David Bass, who for a decade took direction from the Lake Forest City Council as a staff member of the city, will now put the shoe on the other foot.
At the end of a meeting that lasted more than six hours Tuesday, Bass received three of four available votes to become the fifth member of the city council.
Bass will fill the empty seat left by Peter Herzog's resignation on Oct. 15. He served previously with the City as its director of finance/treasurer from September 1993 to November 2003. As a consultant, he was called in to help bring the City of Bell back into line after its scandal.
Bass was chosen on the 10th vote of the night, after two different processes of selection had been exhausted—and had exhausted those in the audience.
Seemingly at an impasse because of Mayor Pro Tem Kathryn McCullough's abstentions because she was "not comfortable with the process," Dwight Robinson finally heaved a Hail Mary, asking if he could make a motion for his colleagues to vote on his first choice, planning commissioner Andrew Hamilton.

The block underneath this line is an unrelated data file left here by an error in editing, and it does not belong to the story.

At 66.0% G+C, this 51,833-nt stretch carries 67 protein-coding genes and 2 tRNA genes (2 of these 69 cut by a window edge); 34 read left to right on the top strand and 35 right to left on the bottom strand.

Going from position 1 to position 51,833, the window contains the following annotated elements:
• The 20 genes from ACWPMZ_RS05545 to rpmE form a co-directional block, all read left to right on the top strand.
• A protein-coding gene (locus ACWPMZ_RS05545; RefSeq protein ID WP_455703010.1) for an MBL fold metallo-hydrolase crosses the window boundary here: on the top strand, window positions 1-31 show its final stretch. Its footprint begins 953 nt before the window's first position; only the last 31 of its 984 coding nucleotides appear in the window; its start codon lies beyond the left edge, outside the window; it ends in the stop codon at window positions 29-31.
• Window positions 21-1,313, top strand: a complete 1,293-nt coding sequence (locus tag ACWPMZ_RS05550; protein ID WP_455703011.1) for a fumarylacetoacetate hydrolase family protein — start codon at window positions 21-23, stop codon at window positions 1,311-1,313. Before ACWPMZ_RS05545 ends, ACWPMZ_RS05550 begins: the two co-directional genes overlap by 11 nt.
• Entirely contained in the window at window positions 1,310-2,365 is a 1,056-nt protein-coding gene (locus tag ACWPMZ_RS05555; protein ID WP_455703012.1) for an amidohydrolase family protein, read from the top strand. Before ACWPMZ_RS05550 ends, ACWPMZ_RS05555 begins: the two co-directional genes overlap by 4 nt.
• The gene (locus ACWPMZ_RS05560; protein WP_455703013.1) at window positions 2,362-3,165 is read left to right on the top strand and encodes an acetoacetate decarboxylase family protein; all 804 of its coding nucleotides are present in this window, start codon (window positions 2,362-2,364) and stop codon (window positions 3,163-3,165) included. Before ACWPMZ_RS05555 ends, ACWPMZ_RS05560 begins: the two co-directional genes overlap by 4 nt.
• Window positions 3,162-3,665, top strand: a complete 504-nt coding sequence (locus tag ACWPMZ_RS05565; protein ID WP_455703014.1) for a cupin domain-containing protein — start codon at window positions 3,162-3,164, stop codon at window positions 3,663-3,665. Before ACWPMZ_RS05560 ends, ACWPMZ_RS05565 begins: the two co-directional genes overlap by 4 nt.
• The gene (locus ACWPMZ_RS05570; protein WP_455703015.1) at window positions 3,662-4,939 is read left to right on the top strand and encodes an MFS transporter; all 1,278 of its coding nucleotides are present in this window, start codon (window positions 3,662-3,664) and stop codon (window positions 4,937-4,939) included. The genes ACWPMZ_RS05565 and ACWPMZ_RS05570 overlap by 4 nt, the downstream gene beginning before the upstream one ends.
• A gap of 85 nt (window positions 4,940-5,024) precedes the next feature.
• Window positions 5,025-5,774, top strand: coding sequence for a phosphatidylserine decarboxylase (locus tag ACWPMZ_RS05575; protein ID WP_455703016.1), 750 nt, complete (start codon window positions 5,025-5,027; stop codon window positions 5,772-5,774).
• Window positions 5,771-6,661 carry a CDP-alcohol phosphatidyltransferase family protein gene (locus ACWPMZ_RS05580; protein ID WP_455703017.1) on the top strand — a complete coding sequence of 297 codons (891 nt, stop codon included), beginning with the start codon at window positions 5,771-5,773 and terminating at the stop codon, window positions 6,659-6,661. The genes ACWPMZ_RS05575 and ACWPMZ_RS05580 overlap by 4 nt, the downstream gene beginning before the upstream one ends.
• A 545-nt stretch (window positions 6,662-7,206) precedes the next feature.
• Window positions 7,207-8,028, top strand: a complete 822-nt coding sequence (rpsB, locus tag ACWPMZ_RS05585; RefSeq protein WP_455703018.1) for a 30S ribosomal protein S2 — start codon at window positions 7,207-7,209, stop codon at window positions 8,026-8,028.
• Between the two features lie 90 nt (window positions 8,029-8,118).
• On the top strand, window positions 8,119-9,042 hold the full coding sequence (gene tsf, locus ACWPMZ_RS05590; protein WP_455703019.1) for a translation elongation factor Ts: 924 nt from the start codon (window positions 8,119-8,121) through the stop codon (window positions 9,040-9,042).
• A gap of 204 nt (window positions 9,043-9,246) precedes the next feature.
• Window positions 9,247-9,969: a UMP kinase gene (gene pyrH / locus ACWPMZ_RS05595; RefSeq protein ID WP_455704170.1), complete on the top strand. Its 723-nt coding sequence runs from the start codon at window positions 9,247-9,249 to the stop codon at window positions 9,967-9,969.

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Adam Nick said he would need to think about it and he would like to come back on Wednesday, and with McCullough not endorsing anyone, it effectively killed Hamilton's chances.
But Mayor Scott Voigts took the lead from Robinson and made a motion on Bass, who was Voigts' first choice for the position. Nick, whose first choice had clearly been Jim Gardner, thought about it for about a half-minute, appearing to be in distress over the situation before him. Finally, he said yes. Robinson and Voigts also agreed, a compromise had been made, and Bass was The Man.
He was chosen from among 12 candidates, all of whom gave a good account of themselves despite their varying degrees of experience and involvement with the city.
By choosing Bass before midnight on Saturday, the council avoided having to go through a special election in April that could have cost the City about $180,000. Bass' term will conclude at the end of 2014, so he—or anyone who might have won a special election in April—would still have to run a campaign for the November 2014 election to remain in office.
McCullough and Nick both indicated they were comfortable with allowing the vote to go before voters in April, with Nick determining the cost to be about $2.50 per resident for the will of the people to be ensured. However, he clearly wanted to reach a decision before creating a special election.
"We are blessed but freedom sometimes costs money," said the Iranian-born Nick. "Where I'm from, freedom costs blood."